To enable further customization of OpenNMT, it is possible to easily modify the default behaviour of some modules, to add some options or even to disable some others. This is done with hooks.

Hooks are defined by a lua file (let us call it myhook.lua) containing the extension code and that is dynamically loaded by passing the option -hook_file myhook in the different tools.

These hook files should return a table defining some functions corresponding to hook entry points in the code. These functions are replacing or introducing some code in the standard flow. These functions can also decide based on the actual request, to not change the standard flow, in which case, they have to return a nil value.


For instance, let us consider the following hook file:

local unicode = require('tools.utils.unicode')

local function mytokenization(_, line)
  local tokens = {}
  for _, c, _ in unicode.utf8_iter(line) do
    table.insert(tokens, c)
  return tokens

return {
  tokenize = mytokenization

save it in myhook.lua and let us try a standard tokenization:

$ echo "c'est épatant" | th tools/tokenize.lua -hook_file myhook
c ' e s t _ é p a t a n t
Tokenization completed in 0.001 seconds - 1 sentences

the tokenization function has taken over the normal tokenization.

Let us do that more cleanly, first - document this as a new option, we just need to declare the new option in the hook file:

local myopt =
    '-mode', 'conservative',
    [[Define how aggressive should the tokenization be. `aggressive` only keeps sequences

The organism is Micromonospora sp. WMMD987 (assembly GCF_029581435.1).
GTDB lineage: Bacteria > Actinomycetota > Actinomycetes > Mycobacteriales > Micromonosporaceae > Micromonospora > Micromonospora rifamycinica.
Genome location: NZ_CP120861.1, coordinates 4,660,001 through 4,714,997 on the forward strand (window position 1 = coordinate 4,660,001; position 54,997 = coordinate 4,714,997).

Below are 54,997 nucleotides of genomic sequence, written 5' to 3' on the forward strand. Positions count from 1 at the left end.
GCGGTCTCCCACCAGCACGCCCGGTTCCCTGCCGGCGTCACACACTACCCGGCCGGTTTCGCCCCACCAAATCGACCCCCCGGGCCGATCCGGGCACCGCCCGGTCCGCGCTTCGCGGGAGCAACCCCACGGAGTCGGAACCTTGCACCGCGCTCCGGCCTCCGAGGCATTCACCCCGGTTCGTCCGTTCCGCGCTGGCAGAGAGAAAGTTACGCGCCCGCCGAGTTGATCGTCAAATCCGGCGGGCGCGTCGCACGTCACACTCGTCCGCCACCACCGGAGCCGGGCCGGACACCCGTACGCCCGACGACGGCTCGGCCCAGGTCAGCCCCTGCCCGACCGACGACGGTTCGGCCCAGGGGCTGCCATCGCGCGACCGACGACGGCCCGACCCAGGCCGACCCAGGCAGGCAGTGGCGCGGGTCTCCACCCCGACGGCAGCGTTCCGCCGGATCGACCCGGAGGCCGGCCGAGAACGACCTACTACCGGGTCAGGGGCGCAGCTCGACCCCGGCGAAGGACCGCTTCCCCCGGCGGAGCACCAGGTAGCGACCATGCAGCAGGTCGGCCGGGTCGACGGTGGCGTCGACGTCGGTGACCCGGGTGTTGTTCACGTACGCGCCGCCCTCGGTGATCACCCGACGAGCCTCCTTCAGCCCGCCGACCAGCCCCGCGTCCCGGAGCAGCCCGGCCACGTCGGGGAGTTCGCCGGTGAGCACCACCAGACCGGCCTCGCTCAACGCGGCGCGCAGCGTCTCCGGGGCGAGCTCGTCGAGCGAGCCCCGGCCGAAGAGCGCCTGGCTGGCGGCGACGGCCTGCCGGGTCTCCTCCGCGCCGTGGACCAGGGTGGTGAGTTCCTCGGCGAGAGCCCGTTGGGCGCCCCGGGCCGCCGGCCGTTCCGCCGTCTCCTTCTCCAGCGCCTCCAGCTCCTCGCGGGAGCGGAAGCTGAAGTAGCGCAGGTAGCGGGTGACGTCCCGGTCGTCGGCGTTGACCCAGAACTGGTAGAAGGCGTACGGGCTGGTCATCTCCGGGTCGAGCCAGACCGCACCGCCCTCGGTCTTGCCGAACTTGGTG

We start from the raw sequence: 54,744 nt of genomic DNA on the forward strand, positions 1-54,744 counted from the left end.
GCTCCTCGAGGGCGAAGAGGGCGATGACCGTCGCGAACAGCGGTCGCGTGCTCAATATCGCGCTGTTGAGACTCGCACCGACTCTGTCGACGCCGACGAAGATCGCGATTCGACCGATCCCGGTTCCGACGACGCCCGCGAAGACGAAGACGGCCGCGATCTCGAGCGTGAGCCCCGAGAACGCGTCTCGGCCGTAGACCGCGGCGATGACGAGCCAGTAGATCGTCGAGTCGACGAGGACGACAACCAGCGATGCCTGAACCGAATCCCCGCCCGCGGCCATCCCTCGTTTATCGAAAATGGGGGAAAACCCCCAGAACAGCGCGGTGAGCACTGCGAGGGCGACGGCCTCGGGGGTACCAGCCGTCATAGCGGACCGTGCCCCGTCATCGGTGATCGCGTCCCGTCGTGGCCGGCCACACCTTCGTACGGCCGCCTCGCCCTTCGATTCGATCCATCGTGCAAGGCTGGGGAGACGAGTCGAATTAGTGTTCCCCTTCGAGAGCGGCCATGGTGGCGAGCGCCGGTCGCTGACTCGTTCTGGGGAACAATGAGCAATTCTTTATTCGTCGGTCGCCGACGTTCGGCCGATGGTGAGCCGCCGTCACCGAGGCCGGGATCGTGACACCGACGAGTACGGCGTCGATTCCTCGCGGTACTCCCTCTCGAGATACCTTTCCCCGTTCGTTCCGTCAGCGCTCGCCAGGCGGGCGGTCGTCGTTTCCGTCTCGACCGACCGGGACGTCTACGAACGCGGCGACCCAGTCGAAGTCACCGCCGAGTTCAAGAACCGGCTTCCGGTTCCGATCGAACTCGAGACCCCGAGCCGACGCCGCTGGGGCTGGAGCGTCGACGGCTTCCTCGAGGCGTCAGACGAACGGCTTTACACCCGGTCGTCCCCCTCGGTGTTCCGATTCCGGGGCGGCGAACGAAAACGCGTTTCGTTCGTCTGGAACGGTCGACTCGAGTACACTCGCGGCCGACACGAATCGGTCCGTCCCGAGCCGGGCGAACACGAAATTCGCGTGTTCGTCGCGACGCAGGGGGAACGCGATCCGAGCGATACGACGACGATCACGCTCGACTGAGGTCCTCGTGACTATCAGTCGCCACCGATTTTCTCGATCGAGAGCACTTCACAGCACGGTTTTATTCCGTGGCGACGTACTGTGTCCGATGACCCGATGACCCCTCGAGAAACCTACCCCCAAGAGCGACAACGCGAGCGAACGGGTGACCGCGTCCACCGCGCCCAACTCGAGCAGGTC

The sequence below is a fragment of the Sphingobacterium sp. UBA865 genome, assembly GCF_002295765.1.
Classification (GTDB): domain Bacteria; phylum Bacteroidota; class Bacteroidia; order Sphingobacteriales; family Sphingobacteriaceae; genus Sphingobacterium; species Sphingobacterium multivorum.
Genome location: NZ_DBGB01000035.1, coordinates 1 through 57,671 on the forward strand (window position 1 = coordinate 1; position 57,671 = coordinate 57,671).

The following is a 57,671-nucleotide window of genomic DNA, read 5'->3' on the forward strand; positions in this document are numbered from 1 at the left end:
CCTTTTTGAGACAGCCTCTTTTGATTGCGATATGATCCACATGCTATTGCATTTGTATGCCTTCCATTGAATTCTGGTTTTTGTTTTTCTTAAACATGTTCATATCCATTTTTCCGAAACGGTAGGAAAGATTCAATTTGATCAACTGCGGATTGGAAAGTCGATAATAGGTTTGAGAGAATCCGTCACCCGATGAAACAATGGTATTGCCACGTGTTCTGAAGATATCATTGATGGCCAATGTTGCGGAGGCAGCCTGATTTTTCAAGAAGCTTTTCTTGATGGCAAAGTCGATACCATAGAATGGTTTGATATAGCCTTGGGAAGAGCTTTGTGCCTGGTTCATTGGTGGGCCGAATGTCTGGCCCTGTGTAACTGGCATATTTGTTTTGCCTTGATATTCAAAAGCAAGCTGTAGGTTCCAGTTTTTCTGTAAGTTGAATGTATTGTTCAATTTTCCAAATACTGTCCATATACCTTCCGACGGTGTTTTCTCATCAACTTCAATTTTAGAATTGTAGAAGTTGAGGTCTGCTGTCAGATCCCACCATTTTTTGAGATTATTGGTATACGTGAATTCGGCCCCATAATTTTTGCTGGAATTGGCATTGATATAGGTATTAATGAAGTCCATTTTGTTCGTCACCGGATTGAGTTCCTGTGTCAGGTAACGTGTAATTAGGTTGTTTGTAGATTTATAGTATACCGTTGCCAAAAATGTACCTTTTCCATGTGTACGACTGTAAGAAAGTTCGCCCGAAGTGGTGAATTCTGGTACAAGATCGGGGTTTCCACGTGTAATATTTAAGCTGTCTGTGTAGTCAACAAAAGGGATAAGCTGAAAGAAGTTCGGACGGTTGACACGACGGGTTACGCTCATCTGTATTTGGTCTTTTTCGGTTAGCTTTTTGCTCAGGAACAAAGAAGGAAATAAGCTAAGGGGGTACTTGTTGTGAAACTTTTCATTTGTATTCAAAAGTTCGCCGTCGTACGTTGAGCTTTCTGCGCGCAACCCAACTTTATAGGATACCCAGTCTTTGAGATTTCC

of letters/numbers, `conservative` allows a mix of alphanumeric as in: "2,000", "E65",
      "soft-landing", etc. `space` is doing space tokenization. `char` is doing character tokenization]],
      enum = {'space', 'conservative', 'aggressive', 'char'}

and define a hook to the declareOpts function:

local function declareOptsFn(cmd)
  cmd:setCmdLineOptions(myopt, 'Tokenizer')

return {
  tokenize = mytokenization,
  declareOpts = declareOptsFn

checking the help now shows the updated option:

th tools/tokenize.lua -hook_file myhook -h:

  -mode <string> (accepted: space, conservative, aggressive, char; default: conservative)
      Define how aggressive should the tokenization be. `aggressive` 
      only keeps sequences of letters/numbers, `conservative` allows 
      a mix of alphanumeric as in: "2,000", "E65", "soft-landing", 
      etc. `space` is doing space tokenization. `char` is doing character 

we just need to redefine only this new mode in the tokenization function, for that, we now check the variable opt:

local function mytokenization(opt, line)
  -- fancy tokenization, it has to return a table of tokens (possibly with features)
  if opt.mode == "char" then
    local tokens = {}
    for v, c, _ in unicode.utf8_iter(line) do
      if unicode.isSeparator(v) then
        table.insert(tokens, '_')
        table.insert(tokens, c)
    return tokens

which gives the regular behavior by default:

$ echo "c'est épatant" | th tools/tokenize.lua -hook_file myhook
gives the expected c ' est épatant

and the updated behavior with the hook and the option set: